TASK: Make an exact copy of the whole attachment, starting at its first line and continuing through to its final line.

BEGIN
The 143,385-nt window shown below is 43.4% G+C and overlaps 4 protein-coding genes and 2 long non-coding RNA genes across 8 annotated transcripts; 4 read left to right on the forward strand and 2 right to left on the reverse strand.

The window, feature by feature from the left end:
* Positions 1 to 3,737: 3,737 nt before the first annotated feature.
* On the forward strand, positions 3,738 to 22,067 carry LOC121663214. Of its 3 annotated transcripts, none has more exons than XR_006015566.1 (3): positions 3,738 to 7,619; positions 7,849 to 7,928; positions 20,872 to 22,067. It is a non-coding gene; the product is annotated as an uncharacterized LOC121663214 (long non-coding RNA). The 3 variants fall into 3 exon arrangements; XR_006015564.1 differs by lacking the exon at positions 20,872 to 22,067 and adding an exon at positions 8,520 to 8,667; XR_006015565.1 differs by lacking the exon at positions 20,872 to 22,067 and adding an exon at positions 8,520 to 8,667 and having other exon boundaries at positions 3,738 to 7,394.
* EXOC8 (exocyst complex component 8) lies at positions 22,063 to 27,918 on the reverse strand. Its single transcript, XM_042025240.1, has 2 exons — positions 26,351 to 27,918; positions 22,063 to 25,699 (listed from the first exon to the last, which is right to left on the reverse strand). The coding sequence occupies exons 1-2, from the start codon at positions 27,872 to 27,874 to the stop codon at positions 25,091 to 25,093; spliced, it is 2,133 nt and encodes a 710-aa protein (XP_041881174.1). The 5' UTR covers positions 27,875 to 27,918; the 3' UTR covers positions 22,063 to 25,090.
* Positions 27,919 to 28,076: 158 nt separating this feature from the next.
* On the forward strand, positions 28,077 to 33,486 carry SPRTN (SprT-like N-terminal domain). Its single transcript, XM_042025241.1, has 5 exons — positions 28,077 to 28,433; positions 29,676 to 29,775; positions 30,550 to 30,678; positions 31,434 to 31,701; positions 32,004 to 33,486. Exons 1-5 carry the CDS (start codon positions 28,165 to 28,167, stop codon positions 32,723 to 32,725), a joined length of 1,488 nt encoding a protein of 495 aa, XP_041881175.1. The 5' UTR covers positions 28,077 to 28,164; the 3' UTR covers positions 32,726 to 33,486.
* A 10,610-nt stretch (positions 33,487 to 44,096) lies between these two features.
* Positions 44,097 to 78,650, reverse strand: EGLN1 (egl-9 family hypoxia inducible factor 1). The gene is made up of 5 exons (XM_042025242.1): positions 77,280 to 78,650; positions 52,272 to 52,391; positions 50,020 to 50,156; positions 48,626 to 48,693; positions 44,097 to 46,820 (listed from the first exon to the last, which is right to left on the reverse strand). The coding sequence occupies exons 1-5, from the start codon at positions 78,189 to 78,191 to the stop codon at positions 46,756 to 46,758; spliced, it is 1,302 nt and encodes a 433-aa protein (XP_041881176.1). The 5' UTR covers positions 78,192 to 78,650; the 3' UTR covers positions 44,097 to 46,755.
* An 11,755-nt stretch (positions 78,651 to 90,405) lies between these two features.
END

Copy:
The 143,385-nt window shown below is 43.4% G+C and overlaps 4 protein-coding genes and 2 long non-coding RNA genes across 8 annotated transcripts; 4 read left to right on the forward strand and 2 right to left on the reverse strand.

The window, feature by feature from the left end:
* Positions 1 to 3,737: 3,737 nt before the first annotated feature.
* On the forward strand, positions 3,738 to 22,067 carry LOC121663214. Of its 3 annotated transcripts, none has more exons than XR_006015566.1 (3): positions 3,738 to 7,619; positions 7,849 to 7,928; positions 20,872 to 22,067. It is a non-coding gene; the product is annotated as an uncharacterized LOC121663214 (long non-coding RNA). The 3 variants fall into 3 exon arrangements; XR_006015564.1 differs by lacking the exon at positions 20,872 to 22,067 and adding an exon at positions 8,520 to 8,667; XR_006015565.1 differs by lacking the exon at positions 20,872 to 22,067 and adding an exon at positions 8,520 to 8,667 and having other exon boundaries at positions 3,738 to 7,394.
* EXOC8 (exocyst complex component 8) lies at positions 22,063 to 27,918 on the reverse strand. Its single transcript, XM_042025240.1, has 2 exons — positions 26,351 to 27,918; positions 22,063 to 25,699 (listed from the first exon to the last, which is right to left on the reverse strand). The coding sequence occupies exons 1-2, from the start codon at positions 27,872 to 27,874 to the stop codon at positions 25,091 to 25,093; spliced, it is 2,133 nt and encodes a 710-aa protein (XP_041881174.1). The 5' UTR covers positions 27,875 to 27,918; the 3' UTR covers positions 22,063 to 25,090.
* Positions 27,919 to 28,076: 158 nt separating this feature from the next.
* On the forward strand, positions 28,077 to 33,486 carry SPRTN (SprT-like N-terminal domain). Its single transcript, XM_042025241.1, has 5 exons — positions 28,077 to 28,433; positions 29,676 to 29,775; positions 30,550 to 30,678; positions 31,434 to 31,701; positions 32,004 to 33,486. Exons 1-5 carry the CDS (start codon positions 28,165 to 28,167, stop codon positions 32,723 to 32,725), a joined length of 1,488 nt encoding a protein of 495 aa, XP_041881175.1. The 5' UTR covers positions 28,077 to 28,164; the 3' UTR covers positions 32,726 to 33,486.
* A 10,610-nt stretch (positions 33,487 to 44,096) lies between these two features.
* Positions 44,097 to 78,650, reverse strand: EGLN1 (egl-9 family hypoxia inducible factor 1). The gene is made up of 5 exons (XM_042025242.1): positions 77,280 to 78,650; positions 52,272 to 52,391; positions 50,020 to 50,156; positions 48,626 to 48,693; positions 44,097 to 46,820 (listed from the first exon to the last, which is right to left on the reverse strand). The coding sequence occupies exons 1-5, from the start codon at positions 78,189 to 78,191 to the stop codon at positions 46,756 to 46,758; spliced, it is 1,302 nt and encodes a 433-aa protein (XP_041881176.1). The 5' UTR covers positions 78,192 to 78,650; the 3' UTR covers positions 44,097 to 46,755.
* An 11,755-nt stretch (positions 78,651 to 90,405) lies between these two features.